The Return of RMDs and Other Retirement Considerations You Should Know for 2021

With the pandemic still raging but the promise of the vaccine in reach, many retirees are enthusiastically shoving 2020 aside and retooling for 2021. Here are some retirement-related matters to consider in the year ahead.

Don’t Forget RMDs

The Secure Act, passed in late 2019, boosted the age at which people must take required minimum distributions to 72 from 70½ and was supposed to take effect this year. Then the pandemic hit and the Cares Act allowed most people to skip RMDs this year if they wanted.

That 2020 exemption on RMDs hasn’t been extended, meaning people who are 72 or older in 2021 must take them by year-end or face a penalty. And the penalty for forgetting is steep—50% of the required distribution amount.

Some retirees—especially those who didn’t take an RMD in 2020—will have to take even more out in RMDs then they did in 2019 due to higher account balances, says Phillip Mitchell, a member of the American Institute of CPAs Personal Financial Planning Executive Committee.

A consideration for those who pay estimated taxes: 2020 might not be a good guide to go by since retirees who skipped RMDs may have had lower taxes as a result, says Michael Goodman, president and founder of Wealthstream Advisors in New York. Now’s a good time to talk to your tax preparer so you know whether you need to rejigger your estimates or your withholding for 2021, he says.

The goal is to avoid surprises at tax time in 2022. “To find out two weeks before a large bill is due can be a massive shock to the system, especially if you’re on a fixed income,” Goodman says.

Contribution Figures and COLA

The income ranges for determining eligibility to make deductible contributions to traditional IRAs, to contribute to Roth IRAs, and to claim the Saver’s Credit all increased slightly for 2021. Contribution levels, however, remained the same as 2020.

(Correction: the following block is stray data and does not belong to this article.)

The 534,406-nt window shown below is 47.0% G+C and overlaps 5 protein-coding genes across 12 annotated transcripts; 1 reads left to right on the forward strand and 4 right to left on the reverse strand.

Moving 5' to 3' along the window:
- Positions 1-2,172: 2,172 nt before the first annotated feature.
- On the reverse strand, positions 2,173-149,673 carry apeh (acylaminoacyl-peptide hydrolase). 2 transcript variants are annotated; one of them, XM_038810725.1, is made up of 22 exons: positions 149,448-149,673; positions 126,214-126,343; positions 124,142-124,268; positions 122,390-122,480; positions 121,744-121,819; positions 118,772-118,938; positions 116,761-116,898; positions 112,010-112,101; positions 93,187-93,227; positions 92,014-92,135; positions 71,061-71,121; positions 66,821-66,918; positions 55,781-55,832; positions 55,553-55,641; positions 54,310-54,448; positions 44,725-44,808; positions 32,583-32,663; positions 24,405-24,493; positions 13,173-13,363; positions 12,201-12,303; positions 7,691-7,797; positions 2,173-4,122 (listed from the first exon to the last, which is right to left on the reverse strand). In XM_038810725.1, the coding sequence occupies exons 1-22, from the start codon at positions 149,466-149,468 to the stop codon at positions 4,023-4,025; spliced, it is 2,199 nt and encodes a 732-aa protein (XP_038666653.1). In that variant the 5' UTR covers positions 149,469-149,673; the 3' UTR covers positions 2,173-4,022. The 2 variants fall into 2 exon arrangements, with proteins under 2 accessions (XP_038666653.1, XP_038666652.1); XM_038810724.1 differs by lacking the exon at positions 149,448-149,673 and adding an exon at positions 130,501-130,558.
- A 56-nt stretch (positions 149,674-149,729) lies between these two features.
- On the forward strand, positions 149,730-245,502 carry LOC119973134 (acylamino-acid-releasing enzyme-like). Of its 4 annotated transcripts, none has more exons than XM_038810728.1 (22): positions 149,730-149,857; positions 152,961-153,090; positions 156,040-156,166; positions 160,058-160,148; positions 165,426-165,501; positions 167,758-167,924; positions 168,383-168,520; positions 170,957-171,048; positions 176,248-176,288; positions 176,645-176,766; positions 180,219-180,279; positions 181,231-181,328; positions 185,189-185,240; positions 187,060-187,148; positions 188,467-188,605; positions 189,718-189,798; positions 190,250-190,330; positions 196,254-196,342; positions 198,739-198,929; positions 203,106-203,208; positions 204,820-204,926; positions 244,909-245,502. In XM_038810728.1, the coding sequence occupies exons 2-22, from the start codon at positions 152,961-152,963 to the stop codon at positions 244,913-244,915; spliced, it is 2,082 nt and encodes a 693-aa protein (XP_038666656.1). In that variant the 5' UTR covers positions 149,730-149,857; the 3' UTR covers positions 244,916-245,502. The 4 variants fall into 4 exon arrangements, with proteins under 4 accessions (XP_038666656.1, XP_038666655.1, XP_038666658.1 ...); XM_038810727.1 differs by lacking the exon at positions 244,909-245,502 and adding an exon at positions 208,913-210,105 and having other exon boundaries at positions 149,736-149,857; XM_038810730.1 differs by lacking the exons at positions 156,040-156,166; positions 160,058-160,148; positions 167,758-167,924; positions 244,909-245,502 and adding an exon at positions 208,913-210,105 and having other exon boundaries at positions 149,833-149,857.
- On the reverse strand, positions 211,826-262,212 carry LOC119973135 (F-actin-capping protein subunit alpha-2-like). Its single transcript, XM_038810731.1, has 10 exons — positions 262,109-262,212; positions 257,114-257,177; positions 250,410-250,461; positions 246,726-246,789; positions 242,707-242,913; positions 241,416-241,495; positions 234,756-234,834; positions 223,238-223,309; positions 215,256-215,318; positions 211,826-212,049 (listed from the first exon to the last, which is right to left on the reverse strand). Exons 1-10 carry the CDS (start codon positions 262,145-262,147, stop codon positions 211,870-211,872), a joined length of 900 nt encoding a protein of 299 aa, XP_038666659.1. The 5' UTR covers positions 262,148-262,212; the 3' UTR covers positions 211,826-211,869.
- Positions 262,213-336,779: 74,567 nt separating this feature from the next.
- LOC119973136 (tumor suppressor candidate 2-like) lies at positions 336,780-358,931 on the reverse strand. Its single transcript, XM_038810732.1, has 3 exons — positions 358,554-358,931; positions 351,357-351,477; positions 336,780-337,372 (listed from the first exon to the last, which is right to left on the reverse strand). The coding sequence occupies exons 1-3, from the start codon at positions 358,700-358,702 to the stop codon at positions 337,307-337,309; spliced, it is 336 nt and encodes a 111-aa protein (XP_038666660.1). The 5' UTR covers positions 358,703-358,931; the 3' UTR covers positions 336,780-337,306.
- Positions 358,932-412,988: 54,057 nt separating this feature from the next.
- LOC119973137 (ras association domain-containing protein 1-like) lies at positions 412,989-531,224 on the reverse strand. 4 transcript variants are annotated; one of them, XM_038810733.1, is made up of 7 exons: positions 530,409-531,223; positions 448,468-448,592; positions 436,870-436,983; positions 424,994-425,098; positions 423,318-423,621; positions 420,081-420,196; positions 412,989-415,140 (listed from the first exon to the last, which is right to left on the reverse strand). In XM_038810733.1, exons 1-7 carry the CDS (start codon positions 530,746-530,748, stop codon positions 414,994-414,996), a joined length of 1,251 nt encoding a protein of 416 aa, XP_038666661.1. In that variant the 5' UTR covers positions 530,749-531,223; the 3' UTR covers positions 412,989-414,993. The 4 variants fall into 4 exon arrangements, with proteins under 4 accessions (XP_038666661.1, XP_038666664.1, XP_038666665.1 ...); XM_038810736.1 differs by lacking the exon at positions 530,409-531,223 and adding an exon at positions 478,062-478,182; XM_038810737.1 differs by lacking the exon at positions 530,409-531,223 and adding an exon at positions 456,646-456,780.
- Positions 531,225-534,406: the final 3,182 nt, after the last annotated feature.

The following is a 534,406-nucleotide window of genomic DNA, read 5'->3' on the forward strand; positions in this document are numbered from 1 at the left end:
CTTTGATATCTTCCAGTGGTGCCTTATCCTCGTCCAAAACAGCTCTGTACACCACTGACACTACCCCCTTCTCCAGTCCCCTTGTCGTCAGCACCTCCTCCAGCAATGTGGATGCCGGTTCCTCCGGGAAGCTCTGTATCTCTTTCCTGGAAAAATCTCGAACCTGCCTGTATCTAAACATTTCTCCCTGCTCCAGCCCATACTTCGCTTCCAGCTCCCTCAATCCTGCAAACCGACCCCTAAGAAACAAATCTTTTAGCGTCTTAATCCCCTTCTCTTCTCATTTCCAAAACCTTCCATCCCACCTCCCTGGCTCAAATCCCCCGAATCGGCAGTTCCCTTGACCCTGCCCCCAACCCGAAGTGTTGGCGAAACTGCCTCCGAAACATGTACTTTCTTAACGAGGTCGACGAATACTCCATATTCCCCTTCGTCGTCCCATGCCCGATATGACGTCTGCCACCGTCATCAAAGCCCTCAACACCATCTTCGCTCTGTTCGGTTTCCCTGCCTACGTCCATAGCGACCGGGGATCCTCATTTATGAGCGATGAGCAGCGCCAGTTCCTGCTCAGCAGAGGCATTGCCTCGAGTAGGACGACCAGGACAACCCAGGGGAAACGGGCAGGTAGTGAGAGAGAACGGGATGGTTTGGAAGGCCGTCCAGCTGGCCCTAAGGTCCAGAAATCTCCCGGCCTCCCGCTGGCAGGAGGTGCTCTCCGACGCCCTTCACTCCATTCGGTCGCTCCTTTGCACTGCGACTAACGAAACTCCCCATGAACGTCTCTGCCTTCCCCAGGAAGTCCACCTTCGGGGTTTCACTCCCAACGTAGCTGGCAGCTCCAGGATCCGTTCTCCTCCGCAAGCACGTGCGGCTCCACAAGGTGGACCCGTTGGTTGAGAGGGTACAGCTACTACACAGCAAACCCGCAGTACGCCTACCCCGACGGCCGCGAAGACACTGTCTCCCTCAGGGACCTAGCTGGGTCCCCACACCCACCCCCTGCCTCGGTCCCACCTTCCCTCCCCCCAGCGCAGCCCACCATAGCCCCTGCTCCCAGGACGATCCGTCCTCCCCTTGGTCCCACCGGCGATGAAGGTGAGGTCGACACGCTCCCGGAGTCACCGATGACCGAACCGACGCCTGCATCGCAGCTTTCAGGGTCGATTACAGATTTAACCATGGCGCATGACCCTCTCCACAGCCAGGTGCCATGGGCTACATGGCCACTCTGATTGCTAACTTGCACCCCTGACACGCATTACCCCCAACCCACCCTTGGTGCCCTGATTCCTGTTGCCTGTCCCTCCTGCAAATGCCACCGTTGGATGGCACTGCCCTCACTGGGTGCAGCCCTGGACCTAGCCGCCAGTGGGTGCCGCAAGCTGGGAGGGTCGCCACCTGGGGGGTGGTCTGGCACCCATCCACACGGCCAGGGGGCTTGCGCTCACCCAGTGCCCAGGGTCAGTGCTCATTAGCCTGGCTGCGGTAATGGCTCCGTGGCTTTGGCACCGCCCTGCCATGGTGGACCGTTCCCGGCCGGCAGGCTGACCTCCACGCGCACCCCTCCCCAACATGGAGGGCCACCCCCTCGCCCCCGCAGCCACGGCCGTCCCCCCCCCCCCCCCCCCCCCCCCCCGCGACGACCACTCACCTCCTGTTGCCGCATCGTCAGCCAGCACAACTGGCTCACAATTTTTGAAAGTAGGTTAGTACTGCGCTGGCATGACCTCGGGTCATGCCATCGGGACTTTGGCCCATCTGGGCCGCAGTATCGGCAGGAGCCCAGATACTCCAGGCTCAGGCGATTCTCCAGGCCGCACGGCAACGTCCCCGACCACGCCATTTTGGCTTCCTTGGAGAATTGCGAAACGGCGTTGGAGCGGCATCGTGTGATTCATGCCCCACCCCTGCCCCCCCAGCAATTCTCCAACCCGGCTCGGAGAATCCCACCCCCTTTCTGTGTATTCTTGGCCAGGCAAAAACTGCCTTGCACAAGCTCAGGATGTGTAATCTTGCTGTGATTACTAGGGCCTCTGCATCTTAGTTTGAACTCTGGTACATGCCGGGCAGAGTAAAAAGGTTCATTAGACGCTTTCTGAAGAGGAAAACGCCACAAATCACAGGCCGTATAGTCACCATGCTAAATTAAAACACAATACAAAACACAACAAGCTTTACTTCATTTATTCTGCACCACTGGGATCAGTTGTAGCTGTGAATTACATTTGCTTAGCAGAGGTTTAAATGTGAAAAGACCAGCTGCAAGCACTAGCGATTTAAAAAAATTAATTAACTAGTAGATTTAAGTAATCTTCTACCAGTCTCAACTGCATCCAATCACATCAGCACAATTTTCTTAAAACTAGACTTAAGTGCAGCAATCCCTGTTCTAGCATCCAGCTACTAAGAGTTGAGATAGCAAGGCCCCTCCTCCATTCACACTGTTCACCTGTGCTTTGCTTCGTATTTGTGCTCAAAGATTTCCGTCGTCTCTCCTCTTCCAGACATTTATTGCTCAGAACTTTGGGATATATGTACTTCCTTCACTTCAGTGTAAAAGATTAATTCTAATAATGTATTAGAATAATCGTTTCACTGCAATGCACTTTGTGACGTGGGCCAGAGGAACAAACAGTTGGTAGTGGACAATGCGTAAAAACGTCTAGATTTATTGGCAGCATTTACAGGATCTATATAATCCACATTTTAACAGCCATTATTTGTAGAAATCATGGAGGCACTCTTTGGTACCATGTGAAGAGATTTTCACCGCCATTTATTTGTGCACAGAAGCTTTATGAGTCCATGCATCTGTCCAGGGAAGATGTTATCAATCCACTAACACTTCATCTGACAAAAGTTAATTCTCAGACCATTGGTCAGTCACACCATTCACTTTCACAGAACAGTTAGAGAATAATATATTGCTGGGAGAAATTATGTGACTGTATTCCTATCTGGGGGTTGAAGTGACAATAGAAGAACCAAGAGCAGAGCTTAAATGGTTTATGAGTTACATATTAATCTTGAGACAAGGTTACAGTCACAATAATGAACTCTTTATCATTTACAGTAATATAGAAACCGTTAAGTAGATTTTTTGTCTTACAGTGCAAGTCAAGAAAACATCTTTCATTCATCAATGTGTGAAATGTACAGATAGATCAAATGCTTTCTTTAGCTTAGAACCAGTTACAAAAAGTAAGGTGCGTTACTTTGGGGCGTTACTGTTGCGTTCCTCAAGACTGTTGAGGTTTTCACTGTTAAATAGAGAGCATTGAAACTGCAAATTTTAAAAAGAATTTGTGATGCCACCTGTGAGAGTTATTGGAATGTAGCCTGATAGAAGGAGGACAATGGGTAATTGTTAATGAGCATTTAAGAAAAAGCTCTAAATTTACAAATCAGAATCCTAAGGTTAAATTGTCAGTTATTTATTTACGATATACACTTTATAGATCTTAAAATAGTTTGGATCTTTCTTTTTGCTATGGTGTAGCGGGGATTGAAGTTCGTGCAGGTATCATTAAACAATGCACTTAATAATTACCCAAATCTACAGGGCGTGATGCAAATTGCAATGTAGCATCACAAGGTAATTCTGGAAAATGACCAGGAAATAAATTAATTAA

The limit on contributions by employees who participate in 401(k), 403(b), most 457 plans, and the federal government’s Thrift Savings Plan remains unchanged at $19,500, according to the IRS. Catch-up contributions for employees age 50 and up remains at $6,500. The limit on annual contributions to an IRA also remains unchanged at $6,000, with the catch-up contribution limit holding steady at $1,000. In addition, the total that can be put into retirement plans in 2021 increased to $58,000 from $57,000.

The Social Security Administration announced a 1.3% cost-of-living adjustment in October. Additionally, Social Security recipients in 2021 can earn $18,960 before full retirement age without having their benefits reduced, compared with $18, 240 in 2020. In 2021, they’ll be allowed to earn $50,520 in the year they reach full retirement age, versus $48,600 previously.

Secure Act 2.0

There is bipartisan interest in additional changes to the retirement system and 2021 could be the year it happens, says Steve Parrish, co-director of the Center for Retirement Income at the American College of Financial Services.

In October, Rep. Richard E. Neal (D., Mass.) and Rep. Kevin Brady (R., Texas) introduced the Securing a Strong Retirement Act of 2020, legislation that has been dubbed Secure Act 2.0. Many provisions in the bill are similar to a Senate bill introduced in 2019 by Sen. Rob Portman (R., Ohio) and Sen. Ben Cardin (D., Md.).

Some of the provisions, if passed, could have a significant impact on retirees. Among other things, the House bill would offer individuals 60 and older more flexibility to set aside savings as they approach retirement. It would also allow individuals to save for retirement longer by raising the RMD age to 75. Moreover, it would allow individuals more flexibility to make gifts to charity through their IRAs, raising the limit to $130,000 from $100,000.

source article: https://www.barrons.com/articles/how-to-find-the-next-long-term-growth-companies-51610024400

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